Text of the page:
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Five more ways to screw up virtualization

Five more ways to screw up virtualization from Computerworld’s Robert Mitchell:

Too much, too quickly. Once virtualization takes hold, it can grow rapidly in many directions
and become difficult to manage — a phenomenon that Matt Dattilo, vice
president and CIO at PerkinElmer Inc. in Waltham, Mass., calls "VM
creep." …

Stumbling on security. In the rush to virtualize servers, it’s easy to mix servers with
different security requirements. "Do you want to consolidate a server
in the DMZ with one behind it?" …

Failure to sell the benefits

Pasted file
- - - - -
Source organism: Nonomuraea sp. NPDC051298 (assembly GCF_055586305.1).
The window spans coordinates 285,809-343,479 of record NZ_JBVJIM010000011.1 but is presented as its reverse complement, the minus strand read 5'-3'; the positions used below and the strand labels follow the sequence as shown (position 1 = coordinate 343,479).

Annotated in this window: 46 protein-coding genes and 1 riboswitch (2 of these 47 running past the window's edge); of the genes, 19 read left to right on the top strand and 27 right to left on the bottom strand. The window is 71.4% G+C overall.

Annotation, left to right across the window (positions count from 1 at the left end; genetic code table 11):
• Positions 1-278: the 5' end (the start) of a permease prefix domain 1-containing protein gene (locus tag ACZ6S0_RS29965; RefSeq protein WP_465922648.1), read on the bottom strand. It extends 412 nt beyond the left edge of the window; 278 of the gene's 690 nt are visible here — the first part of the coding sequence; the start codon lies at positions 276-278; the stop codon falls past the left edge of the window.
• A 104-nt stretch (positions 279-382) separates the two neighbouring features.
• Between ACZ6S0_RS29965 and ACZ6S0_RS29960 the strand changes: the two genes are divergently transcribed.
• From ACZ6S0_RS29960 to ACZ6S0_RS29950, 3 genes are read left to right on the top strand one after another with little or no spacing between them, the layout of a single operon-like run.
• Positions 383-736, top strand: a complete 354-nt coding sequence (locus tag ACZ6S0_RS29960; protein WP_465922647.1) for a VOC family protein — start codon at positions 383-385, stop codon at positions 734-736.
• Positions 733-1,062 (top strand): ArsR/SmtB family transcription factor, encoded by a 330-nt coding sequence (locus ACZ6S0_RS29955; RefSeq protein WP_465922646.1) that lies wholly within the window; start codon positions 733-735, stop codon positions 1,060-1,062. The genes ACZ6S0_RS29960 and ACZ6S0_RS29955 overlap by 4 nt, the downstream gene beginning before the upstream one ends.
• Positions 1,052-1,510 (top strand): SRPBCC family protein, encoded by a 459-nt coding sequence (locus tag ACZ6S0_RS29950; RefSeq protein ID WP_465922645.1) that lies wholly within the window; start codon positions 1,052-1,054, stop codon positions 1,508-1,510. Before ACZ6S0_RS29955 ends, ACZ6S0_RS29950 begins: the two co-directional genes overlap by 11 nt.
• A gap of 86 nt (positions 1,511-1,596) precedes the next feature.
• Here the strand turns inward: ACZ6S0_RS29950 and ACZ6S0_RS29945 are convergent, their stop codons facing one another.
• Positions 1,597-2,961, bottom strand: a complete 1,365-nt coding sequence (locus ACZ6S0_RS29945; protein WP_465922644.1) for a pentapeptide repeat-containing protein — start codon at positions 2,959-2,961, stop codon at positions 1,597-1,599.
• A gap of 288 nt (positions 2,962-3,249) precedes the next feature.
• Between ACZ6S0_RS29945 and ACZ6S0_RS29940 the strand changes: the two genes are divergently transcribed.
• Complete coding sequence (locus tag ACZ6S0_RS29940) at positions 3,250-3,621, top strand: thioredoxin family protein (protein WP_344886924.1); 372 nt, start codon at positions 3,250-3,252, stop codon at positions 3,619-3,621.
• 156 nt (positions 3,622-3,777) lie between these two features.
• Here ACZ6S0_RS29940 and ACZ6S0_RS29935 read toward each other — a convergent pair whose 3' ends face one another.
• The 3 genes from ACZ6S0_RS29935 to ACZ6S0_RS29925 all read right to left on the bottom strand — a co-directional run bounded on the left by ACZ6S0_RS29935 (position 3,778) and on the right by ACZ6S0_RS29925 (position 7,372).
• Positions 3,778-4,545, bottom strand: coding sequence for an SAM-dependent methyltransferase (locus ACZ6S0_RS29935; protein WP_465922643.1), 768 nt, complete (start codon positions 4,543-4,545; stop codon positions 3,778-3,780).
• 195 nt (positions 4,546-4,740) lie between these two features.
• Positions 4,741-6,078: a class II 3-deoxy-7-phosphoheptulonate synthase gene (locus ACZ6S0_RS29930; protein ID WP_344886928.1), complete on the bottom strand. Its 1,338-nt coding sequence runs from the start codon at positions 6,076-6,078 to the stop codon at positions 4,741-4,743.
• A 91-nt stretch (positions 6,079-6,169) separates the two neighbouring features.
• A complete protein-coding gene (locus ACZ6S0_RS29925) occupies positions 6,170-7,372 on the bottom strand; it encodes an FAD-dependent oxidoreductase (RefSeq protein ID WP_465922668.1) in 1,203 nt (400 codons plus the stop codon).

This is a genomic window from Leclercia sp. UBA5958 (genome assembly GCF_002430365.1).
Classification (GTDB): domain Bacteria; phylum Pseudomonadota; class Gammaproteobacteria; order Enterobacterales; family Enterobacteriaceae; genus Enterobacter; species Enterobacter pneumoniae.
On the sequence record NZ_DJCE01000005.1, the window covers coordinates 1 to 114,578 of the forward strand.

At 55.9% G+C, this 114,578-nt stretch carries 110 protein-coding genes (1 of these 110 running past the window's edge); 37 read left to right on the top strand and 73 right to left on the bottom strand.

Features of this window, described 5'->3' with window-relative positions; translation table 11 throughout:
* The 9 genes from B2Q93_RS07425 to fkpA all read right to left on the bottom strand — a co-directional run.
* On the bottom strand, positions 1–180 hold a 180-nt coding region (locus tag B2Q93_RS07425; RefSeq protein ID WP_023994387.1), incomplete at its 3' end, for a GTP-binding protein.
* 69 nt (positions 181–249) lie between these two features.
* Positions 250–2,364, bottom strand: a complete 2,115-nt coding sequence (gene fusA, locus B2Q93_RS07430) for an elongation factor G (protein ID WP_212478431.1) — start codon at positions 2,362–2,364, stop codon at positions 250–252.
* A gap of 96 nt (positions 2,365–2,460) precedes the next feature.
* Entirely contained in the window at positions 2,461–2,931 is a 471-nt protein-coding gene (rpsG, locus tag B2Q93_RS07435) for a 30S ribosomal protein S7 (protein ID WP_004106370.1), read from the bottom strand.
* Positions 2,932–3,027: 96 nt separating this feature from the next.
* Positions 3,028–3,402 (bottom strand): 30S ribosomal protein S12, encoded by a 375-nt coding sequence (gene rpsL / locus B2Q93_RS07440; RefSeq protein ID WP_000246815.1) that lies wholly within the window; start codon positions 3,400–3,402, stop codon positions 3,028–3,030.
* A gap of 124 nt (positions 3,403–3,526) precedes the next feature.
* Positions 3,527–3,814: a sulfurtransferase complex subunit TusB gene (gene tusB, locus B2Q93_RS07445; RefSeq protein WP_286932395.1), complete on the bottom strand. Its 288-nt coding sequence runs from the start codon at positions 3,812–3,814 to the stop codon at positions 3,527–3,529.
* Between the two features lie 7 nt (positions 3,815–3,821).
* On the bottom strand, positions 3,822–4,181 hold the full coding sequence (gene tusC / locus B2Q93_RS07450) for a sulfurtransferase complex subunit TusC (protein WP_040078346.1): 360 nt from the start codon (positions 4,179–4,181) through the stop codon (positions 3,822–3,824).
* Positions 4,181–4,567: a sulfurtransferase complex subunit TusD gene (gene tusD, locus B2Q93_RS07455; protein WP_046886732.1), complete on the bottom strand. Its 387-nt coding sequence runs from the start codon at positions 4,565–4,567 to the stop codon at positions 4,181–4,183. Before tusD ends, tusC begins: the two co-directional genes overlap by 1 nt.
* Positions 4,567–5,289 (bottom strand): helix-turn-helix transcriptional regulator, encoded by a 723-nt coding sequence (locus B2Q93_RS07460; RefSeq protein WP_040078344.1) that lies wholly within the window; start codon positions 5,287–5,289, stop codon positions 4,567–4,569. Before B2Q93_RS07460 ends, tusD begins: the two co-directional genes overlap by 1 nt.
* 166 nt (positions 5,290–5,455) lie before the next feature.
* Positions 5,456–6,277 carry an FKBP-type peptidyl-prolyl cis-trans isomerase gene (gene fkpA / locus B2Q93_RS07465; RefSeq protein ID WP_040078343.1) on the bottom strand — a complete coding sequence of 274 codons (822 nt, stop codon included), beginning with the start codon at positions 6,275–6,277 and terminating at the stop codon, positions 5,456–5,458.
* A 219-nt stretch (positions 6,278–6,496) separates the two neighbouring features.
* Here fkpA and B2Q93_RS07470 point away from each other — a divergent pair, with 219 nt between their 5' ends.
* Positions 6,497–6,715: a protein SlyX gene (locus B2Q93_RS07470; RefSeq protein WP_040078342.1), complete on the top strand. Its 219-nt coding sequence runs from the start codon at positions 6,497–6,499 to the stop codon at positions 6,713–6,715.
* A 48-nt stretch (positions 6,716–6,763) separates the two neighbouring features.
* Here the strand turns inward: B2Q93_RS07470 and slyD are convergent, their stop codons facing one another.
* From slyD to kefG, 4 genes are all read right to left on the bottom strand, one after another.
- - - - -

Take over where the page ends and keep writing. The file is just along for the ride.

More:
. While virtualization may sound like a good idea to IT organizations,
the idea doesn’t always sit well with users. The problem is, many
organizations don’t know how to sell the benefits to constituents. …

Falling into the departmental divide
. Many departments have evolved to support their own applications over
time. The economies of centralized virtualization and server
consolidation tend to cut horizontally across departmental applications
fiefdoms. …

The licensing trap. While virtualization can substantially reduce the numbers of servers
through consolidation, if you don’t plan right, it can actually
increase software licensing costs, users warn. …

If that sounds like it might be you, may I introduce you to some very nice VMware Certified Professionals? They can help.

[Update: See also 44% unable to declare virtualization deployments a success  via virtualization.info, VMblog.com, vi411.org. It’s not rocket science, but your organizational readiness is key.]